Speaking of potential, almost every character has three alternate costumes; a few have only two. These costumes range from ones which are noticeably different-such as Spiderman,s-to ones which look exactly the same-such as Silver Surfer,s. The biggest draw for the costumes, though, is not what they look like, but what bonuses they give. Using the S.H.I.E.L.D credits you gather throughout the missions, you can purchase upgraded stats from three categories per costume. Some make a huge difference, such as adding points to body, strike or focus. Others aren,t as noticeable until fully maxed, such as the regeneration rate. You can also use the credits to gain more skill points and buy new skills, but the price is so absurdly high as the game progresses that it,s much easier and efficient to just wait until you level up and gain the points naturally.

Graphically, the game is a far step ahead of the X-Men Legends series. This is especially evident on the Xbox 360 version of the title. Done with 3D models rather than cartoony ones, the characters finally look as good as the scenery. Sadly, the level design is uninspired, as many levels look similar throughout the stage, and all of the "puzzles" are so simple they require almost no thought at all. (In many, they even blatantly tell you what to do.) On the current-gen consoles Ultimate Alliance looks good, as well, but there are some framerate issues. The framerate is usually never a problem on the 360, but there are moments of very brief (less than a second) lock-ups when too much is going on at once.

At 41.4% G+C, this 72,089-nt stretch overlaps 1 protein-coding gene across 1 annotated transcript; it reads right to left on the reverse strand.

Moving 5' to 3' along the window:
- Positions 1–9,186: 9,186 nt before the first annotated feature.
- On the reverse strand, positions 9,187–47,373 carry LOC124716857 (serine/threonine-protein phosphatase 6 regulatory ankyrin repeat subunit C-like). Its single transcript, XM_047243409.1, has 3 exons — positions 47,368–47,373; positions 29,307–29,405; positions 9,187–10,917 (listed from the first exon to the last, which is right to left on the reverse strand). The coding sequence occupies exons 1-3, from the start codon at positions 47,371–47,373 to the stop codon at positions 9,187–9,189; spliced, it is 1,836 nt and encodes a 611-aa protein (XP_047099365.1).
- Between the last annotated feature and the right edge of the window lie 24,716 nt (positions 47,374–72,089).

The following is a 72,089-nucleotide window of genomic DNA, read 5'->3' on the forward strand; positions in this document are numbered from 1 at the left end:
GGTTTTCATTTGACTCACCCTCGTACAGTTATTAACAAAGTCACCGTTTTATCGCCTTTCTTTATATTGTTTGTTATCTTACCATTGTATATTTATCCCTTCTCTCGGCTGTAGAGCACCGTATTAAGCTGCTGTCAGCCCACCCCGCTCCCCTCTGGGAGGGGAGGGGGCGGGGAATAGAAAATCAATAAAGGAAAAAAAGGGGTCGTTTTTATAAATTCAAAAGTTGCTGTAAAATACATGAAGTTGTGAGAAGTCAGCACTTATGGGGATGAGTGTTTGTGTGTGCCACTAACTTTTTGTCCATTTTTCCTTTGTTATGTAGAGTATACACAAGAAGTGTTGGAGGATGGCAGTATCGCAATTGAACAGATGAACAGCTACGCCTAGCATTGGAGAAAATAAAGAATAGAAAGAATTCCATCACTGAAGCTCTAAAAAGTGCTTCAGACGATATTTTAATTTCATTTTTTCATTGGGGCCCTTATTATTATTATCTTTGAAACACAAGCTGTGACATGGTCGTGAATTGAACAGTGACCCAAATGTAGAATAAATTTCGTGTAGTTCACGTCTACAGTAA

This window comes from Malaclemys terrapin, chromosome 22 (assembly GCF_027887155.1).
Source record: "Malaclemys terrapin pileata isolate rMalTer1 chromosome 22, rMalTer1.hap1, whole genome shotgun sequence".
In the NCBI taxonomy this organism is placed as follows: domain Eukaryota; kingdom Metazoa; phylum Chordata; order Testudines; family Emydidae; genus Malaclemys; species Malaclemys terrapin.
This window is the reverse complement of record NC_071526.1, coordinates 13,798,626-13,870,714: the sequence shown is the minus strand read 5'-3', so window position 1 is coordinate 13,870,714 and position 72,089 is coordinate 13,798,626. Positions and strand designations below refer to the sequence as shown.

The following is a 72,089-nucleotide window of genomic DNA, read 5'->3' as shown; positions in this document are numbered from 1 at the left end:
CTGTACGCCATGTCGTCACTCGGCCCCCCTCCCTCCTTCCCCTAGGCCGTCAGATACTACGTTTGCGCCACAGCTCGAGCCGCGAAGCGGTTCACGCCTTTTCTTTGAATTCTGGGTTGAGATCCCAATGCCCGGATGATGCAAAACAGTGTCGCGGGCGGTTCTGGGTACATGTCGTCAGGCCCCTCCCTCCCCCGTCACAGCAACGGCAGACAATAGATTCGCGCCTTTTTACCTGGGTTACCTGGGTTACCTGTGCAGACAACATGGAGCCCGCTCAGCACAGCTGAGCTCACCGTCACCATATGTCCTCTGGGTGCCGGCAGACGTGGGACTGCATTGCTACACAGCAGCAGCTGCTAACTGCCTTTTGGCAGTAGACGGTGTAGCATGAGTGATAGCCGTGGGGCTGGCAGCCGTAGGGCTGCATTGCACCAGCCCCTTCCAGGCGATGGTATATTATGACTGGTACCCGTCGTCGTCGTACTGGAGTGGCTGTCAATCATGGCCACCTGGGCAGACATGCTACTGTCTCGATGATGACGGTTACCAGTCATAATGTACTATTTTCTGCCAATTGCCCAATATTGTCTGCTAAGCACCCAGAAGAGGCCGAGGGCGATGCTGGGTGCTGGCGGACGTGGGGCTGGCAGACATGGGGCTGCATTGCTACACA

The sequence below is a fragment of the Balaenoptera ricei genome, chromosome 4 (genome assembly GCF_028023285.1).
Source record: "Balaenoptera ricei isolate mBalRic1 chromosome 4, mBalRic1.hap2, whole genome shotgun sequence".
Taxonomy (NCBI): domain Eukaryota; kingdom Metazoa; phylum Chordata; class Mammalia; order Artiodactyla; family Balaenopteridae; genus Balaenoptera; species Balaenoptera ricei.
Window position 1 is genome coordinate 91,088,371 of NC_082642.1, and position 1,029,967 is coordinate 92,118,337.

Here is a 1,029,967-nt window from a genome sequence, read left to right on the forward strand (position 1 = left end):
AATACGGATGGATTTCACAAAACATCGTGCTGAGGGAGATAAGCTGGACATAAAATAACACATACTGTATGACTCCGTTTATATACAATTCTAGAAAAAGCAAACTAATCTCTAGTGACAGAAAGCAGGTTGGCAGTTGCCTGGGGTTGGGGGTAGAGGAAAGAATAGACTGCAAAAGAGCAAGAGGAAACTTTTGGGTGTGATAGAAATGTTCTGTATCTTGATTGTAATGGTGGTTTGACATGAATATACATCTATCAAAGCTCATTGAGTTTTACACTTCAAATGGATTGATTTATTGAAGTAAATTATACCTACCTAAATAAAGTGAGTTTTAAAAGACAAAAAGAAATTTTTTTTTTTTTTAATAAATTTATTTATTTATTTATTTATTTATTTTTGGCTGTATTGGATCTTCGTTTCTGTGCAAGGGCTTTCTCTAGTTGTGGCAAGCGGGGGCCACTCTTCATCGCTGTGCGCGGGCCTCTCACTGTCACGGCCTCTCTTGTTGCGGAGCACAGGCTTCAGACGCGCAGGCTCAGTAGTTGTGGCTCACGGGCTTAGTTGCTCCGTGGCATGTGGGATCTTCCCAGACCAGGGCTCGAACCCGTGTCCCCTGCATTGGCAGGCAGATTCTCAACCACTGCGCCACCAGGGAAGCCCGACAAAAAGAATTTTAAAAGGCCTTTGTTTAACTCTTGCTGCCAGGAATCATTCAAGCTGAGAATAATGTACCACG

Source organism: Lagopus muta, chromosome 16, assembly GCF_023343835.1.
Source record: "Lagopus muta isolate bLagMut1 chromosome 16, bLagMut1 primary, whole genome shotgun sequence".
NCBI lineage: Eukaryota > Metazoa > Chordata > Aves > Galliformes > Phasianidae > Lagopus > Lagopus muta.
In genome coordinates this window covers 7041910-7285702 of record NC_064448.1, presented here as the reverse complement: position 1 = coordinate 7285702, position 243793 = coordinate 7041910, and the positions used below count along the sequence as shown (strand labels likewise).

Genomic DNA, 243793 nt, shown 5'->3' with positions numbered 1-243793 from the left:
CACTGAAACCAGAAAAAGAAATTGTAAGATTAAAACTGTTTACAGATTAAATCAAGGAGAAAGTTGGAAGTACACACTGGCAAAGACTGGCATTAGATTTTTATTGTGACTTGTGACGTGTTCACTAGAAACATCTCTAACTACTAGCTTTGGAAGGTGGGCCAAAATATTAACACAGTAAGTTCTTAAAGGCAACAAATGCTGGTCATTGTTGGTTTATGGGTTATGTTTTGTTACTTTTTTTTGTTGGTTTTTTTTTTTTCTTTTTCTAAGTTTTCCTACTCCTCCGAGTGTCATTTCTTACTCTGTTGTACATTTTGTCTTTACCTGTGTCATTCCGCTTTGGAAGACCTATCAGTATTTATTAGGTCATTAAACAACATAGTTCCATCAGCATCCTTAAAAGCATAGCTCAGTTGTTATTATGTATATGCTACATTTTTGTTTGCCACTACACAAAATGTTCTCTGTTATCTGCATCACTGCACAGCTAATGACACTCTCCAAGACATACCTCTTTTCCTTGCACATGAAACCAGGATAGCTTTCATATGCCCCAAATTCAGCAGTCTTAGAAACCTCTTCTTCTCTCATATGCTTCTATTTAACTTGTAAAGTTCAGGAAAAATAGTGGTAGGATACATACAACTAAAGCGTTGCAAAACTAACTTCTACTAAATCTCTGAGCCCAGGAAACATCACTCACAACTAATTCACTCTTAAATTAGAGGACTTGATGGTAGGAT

The cutscenes (half a dozen in total) also look great, and are some of the best you,ll ever see. Each cutscene serves only to advance the story, and comes between different acts. Since they,re so incredible looking, it does take away from the in-game action, as you find yourself wishing the characters could look like that. Just think, though…one day, they may look that good in-game. It,s a very nice thought, isn,t it?

In the sound department, you,ll get pretty much what you expect. There,s some fairly good background music and effects in each area, and it helps set the mood. The voices for some characters match extremely well-such as Steve Blum and Phil LaMarr as Wolverine and Black Panther-but others sound extremely cheesy. Sadly, the game suffers from the traditional problem of recurring one-liners, and you,ll likely hear everything each character has to offer in one mission. With some characters-such as Deadpool-this doesn,t really matter, though.

In the end, Marvel: Ultimate Alliance is a nice refresher from the X-Men Legends series, and a game no comic fan should miss. If you enjoy the arcade-style titles of this nature (such as Gauntlet or the previous Legends titles), you,d also do well to pick the game up. With the versions being almost identical other than superior graphics for the 360 and a few exclusive characters scattered throughout the consoles, there,s not a lot to make you pick one over the other. If you have an Xbox 360, however, you,d do well to pay the extra bucks to get the 360 version, as the superior graphics and Live gameplay are well worth it. Don,t worry, true believers, because Raven has proven once again that not all comic-based games are sub-par.


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Author: Brendon Lindsey View all posts by